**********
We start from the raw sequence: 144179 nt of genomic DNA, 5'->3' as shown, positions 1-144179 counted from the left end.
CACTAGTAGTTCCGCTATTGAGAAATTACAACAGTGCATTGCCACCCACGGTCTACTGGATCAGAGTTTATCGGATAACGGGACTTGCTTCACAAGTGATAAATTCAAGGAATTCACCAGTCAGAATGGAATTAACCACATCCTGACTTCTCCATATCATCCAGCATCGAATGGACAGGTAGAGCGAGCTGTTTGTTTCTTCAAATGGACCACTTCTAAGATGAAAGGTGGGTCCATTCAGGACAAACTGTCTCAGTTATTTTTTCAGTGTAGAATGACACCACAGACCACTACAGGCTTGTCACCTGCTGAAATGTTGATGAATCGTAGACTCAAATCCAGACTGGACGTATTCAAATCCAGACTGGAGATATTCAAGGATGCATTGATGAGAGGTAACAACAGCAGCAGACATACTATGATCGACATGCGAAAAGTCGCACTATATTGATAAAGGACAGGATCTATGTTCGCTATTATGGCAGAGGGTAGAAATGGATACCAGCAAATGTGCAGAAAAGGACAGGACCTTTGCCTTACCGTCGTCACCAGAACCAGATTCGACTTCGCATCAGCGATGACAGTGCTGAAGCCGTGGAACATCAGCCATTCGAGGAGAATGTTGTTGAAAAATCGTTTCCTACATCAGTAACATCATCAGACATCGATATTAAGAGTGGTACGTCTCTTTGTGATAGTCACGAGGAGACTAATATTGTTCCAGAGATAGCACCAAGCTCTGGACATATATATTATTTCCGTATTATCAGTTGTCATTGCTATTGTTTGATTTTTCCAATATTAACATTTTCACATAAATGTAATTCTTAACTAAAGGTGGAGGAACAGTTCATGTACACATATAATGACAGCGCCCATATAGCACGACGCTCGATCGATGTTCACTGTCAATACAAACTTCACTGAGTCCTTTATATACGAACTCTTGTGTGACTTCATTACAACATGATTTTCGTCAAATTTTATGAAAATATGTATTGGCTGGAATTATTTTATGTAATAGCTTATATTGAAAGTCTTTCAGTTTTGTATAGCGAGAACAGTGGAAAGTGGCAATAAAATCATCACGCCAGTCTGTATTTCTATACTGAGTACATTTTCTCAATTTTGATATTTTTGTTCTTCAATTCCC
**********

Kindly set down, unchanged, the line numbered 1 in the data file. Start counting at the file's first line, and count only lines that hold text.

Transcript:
We start from the raw sequence: 144179 nt of genomic DNA, 5'->3' as shown, positions 1-144179 counted from the left end.